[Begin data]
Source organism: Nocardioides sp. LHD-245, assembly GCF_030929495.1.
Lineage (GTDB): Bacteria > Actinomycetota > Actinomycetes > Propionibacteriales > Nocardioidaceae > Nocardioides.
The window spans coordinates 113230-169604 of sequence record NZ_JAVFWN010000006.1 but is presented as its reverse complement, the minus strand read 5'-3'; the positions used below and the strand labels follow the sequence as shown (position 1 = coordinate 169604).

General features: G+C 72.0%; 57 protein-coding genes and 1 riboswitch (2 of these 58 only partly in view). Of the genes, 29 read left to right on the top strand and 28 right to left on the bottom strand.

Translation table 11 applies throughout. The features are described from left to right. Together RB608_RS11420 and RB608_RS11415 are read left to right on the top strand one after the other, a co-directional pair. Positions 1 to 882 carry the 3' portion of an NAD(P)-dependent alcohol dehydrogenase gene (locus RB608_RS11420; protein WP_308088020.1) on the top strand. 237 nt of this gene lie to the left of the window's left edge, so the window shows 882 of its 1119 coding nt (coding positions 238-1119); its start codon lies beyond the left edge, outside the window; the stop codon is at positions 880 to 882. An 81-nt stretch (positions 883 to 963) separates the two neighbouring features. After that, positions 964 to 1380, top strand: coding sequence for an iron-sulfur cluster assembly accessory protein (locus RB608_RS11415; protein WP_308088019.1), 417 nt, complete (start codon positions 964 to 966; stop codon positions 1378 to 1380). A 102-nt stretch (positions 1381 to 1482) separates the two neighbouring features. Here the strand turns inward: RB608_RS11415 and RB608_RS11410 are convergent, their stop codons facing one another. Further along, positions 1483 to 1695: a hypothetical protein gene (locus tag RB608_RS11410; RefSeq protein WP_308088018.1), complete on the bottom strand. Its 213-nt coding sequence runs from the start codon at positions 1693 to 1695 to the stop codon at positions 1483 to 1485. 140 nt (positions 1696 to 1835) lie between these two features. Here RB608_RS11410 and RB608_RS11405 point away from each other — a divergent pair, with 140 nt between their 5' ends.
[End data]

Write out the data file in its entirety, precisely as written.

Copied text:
Source organism: Nocardioides sp. LHD-245, assembly GCF_030929495.1.
Lineage (GTDB): Bacteria > Actinomycetota > Actinomycetes > Propionibacteriales > Nocardioidaceae > Nocardioides.
The window spans coordinates 113230-169604 of sequence record NZ_JAVFWN010000006.1 but is presented as its reverse complement, the minus strand read 5'-3'; the positions used below and the strand labels follow the sequence as shown (position 1 = coordinate 169604).

General features: G+C 72.0%; 57 protein-coding genes and 1 riboswitch (2 of these 58 only partly in view). Of the genes, 29 read left to right on the top strand and 28 right to left on the bottom strand.

Translation table 11 applies throughout. The features are described from left to right. Together RB608_RS11420 and RB608_RS11415 are read left to right on the top strand one after the other, a co-directional pair. Positions 1 to 882 carry the 3' portion of an NAD(P)-dependent alcohol dehydrogenase gene (locus RB608_RS11420; protein WP_308088020.1) on the top strand. 237 nt of this gene lie to the left of the window's left edge, so the window shows 882 of its 1119 coding nt (coding positions 238-1119); its start codon lies beyond the left edge, outside the window; the stop codon is at positions 880 to 882. An 81-nt stretch (positions 883 to 963) separates the two neighbouring features. After that, positions 964 to 1380, top strand: coding sequence for an iron-sulfur cluster assembly accessory protein (locus RB608_RS11415; protein WP_308088019.1), 417 nt, complete (start codon positions 964 to 966; stop codon positions 1378 to 1380). A 102-nt stretch (positions 1381 to 1482) separates the two neighbouring features. Here the strand turns inward: RB608_RS11415 and RB608_RS11410 are convergent, their stop codons facing one another. Further along, positions 1483 to 1695: a hypothetical protein gene (locus tag RB608_RS11410; RefSeq protein WP_308088018.1), complete on the bottom strand. Its 213-nt coding sequence runs from the start codon at positions 1693 to 1695 to the stop codon at positions 1483 to 1485. 140 nt (positions 1696 to 1835) lie between these two features. Here RB608_RS11410 and RB608_RS11405 point away from each other — a divergent pair, with 140 nt between their 5' ends.